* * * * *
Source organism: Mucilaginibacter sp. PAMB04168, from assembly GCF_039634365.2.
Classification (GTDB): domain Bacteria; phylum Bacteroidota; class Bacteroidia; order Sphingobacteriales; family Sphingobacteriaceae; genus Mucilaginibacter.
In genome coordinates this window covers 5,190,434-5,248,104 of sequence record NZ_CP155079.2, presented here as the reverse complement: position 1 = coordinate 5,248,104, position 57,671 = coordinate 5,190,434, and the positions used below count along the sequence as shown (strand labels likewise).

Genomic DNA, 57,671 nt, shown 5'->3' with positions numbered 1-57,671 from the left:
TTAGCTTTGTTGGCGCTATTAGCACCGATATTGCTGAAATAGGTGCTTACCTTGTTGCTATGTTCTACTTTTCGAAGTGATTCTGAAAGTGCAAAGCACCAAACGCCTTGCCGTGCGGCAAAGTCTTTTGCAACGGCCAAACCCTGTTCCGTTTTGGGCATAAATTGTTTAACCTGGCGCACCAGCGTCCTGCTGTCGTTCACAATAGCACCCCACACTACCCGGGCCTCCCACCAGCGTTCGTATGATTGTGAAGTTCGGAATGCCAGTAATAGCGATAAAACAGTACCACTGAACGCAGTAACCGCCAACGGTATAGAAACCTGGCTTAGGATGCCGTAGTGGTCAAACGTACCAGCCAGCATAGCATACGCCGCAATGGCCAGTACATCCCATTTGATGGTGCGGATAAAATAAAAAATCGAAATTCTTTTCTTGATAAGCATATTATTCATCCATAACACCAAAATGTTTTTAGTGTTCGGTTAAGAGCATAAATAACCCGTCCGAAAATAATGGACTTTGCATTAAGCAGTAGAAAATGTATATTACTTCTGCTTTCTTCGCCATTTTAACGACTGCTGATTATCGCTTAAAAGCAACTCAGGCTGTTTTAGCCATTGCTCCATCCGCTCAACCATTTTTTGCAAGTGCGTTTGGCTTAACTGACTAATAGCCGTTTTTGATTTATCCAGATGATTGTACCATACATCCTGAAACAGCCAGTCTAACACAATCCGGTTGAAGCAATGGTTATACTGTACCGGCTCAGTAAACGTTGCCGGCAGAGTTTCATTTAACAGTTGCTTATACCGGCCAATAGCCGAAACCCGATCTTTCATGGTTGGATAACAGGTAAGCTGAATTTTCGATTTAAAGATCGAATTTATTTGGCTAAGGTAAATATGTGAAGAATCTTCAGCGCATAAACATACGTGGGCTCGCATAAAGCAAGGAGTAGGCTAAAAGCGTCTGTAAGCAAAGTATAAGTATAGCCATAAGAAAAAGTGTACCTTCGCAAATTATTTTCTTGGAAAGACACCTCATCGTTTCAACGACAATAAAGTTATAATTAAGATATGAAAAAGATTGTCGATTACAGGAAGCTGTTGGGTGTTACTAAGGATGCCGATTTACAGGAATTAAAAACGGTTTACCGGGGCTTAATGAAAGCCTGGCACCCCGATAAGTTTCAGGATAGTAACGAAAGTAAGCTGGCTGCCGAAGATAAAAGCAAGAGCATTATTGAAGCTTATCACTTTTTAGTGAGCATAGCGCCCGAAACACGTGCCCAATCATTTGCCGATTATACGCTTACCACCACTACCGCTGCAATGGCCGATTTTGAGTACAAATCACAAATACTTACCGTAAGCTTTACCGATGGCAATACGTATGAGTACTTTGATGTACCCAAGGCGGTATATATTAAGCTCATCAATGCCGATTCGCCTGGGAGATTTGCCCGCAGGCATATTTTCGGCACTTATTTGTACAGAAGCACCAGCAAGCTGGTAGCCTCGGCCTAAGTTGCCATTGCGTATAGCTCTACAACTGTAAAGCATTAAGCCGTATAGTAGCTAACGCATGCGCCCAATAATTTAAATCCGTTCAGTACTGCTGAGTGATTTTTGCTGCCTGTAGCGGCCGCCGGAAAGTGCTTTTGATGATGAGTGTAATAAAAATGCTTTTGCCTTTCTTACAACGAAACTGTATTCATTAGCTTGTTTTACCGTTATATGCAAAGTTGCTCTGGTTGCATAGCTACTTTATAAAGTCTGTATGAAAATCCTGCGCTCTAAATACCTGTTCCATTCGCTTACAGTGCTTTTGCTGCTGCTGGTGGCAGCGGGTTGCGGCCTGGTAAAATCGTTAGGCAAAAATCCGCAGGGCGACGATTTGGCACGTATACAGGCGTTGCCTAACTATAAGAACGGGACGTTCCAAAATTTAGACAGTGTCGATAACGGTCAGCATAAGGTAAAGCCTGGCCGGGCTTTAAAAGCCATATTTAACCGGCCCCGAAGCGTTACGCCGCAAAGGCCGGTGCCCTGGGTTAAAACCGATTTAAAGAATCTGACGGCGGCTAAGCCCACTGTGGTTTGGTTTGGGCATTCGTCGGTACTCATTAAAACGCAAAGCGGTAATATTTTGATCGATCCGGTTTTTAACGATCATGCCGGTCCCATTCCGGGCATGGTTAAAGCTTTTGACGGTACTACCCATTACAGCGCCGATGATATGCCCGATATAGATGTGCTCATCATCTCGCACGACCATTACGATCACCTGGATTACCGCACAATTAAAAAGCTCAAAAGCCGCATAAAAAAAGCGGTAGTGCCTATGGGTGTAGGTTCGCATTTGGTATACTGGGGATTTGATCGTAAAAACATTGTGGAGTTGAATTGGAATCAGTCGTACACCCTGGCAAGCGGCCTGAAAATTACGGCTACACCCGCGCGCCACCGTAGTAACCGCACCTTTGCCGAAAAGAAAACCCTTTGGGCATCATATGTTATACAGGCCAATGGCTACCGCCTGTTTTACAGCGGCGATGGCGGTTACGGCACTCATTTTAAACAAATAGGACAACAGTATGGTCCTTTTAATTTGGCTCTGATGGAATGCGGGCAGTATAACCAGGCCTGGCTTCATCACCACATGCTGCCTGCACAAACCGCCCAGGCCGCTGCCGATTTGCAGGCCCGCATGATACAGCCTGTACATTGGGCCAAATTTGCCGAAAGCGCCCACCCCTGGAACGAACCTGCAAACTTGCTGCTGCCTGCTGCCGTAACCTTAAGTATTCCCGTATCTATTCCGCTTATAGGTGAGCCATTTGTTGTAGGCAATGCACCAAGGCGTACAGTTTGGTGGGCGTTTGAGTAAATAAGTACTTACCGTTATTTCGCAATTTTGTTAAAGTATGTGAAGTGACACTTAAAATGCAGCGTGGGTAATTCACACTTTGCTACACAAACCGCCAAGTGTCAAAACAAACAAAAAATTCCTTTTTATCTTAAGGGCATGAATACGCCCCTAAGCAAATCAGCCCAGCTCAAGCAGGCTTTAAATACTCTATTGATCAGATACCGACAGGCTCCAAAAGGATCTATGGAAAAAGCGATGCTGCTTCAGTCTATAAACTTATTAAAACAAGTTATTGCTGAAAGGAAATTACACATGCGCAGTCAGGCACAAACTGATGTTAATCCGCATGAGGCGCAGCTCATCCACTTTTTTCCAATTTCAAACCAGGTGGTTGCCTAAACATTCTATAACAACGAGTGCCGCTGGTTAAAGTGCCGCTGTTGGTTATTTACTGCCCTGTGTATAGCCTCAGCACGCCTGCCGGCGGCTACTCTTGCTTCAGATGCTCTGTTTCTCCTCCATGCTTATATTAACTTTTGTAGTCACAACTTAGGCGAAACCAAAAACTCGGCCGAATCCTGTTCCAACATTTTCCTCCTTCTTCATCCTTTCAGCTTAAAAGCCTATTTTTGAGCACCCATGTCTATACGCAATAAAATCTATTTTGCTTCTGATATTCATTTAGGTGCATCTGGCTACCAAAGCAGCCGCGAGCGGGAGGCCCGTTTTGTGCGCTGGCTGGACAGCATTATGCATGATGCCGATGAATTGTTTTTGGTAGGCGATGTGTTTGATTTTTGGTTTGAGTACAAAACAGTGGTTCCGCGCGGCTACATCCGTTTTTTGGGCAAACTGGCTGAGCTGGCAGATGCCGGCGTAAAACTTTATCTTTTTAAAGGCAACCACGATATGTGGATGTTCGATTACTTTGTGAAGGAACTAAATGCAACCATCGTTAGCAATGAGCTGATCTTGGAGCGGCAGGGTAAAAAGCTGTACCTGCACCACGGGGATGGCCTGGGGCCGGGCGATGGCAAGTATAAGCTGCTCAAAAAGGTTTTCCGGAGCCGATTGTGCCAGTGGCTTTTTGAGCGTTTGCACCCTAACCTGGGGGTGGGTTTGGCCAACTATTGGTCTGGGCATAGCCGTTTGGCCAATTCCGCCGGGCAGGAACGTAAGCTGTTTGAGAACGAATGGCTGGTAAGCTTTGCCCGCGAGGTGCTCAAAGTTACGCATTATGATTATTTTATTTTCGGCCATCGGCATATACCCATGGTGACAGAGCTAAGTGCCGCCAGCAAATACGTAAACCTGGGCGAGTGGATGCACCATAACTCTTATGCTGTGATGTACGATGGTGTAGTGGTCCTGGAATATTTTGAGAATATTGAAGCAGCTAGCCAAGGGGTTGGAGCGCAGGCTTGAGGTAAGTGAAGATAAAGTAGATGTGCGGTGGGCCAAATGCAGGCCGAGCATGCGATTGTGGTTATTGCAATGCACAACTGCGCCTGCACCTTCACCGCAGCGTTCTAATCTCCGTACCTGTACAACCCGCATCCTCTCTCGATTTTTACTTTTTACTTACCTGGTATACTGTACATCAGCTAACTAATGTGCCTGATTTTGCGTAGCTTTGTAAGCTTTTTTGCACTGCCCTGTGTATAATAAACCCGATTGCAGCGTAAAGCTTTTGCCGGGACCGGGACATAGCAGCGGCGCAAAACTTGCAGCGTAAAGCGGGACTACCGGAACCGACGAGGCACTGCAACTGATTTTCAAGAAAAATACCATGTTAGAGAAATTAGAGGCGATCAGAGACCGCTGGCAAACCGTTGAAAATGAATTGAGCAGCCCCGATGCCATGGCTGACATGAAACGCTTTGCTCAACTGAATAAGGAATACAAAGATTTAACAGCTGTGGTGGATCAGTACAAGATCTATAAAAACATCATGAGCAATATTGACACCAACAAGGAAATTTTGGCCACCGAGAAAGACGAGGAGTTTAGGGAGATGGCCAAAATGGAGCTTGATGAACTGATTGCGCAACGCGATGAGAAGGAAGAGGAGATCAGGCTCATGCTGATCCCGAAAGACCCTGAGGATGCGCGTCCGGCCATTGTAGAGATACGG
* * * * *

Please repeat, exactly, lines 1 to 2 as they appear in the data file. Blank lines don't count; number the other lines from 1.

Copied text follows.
Source organism: Mucilaginibacter sp. PAMB04168, from assembly GCF_039634365.2.
Classification (GTDB): domain Bacteria; phylum Bacteroidota; class Bacteroidia; order Sphingobacteriales; family Sphingobacteriaceae; genus Mucilaginibacter.